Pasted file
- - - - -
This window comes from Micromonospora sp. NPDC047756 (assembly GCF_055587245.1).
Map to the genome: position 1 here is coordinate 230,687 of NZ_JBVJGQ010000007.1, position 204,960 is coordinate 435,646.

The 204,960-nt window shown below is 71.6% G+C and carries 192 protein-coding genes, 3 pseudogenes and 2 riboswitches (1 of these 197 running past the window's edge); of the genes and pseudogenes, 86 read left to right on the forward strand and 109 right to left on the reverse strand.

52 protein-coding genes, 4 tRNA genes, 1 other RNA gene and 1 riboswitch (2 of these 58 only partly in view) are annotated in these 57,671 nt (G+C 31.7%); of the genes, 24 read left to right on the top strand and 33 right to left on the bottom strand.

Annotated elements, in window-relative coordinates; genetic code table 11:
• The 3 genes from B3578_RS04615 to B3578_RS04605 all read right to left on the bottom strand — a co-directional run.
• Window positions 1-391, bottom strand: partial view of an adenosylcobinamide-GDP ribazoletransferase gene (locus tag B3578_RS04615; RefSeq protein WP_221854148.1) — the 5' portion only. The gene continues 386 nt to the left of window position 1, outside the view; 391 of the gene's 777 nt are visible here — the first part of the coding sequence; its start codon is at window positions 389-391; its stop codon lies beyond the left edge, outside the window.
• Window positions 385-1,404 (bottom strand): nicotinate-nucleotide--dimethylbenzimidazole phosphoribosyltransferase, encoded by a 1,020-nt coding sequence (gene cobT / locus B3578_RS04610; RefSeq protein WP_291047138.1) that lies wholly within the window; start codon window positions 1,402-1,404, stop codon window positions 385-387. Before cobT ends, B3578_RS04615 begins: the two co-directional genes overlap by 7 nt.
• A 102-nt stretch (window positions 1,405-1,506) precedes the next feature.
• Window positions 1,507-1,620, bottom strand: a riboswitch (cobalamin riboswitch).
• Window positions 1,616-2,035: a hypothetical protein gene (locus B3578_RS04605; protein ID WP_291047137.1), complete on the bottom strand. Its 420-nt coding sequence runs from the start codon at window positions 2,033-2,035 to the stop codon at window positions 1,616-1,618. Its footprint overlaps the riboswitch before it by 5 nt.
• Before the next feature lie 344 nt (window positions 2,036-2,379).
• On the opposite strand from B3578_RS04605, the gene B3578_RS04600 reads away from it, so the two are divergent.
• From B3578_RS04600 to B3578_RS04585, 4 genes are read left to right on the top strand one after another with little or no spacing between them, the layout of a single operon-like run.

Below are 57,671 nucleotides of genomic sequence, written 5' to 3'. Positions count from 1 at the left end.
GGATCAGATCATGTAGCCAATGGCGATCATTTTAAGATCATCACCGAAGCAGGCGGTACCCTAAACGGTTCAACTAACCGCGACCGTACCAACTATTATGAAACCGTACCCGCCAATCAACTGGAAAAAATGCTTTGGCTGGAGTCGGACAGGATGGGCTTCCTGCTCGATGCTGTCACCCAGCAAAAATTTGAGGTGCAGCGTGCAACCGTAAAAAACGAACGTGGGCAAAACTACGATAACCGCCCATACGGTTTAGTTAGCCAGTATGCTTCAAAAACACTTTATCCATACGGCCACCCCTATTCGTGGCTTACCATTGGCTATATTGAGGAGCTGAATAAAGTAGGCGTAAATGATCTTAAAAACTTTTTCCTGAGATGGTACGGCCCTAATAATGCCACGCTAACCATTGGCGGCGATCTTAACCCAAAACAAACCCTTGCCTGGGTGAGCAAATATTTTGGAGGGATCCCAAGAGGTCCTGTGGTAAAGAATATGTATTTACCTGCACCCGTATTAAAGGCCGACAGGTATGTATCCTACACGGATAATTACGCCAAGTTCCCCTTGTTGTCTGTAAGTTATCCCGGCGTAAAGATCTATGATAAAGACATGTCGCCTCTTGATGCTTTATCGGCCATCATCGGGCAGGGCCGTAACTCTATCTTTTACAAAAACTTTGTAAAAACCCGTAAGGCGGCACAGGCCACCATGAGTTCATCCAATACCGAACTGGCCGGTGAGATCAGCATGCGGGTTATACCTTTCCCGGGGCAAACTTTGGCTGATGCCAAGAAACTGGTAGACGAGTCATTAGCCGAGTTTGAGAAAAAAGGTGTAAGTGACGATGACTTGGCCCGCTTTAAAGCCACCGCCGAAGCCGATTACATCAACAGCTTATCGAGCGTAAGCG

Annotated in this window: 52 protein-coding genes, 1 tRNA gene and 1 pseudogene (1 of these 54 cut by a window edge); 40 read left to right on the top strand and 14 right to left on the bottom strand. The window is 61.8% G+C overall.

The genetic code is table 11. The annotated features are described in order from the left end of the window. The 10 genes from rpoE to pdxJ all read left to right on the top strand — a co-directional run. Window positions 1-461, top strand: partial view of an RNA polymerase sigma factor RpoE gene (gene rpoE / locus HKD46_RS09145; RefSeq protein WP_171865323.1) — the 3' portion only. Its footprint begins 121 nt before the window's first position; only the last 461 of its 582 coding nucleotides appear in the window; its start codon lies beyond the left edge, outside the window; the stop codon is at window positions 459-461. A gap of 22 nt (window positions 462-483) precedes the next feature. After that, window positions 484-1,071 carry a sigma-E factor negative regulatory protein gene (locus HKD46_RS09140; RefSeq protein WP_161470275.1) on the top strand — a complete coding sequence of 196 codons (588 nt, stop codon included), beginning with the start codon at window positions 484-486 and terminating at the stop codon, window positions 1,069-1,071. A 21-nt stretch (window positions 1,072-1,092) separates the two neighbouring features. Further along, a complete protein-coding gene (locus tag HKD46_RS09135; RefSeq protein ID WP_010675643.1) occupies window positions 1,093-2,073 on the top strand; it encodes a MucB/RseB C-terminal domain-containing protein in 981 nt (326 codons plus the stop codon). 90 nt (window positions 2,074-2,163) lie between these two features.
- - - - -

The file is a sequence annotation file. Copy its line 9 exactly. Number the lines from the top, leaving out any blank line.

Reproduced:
• A 102-nt stretch (window positions 1,405-1,506) precedes the next feature.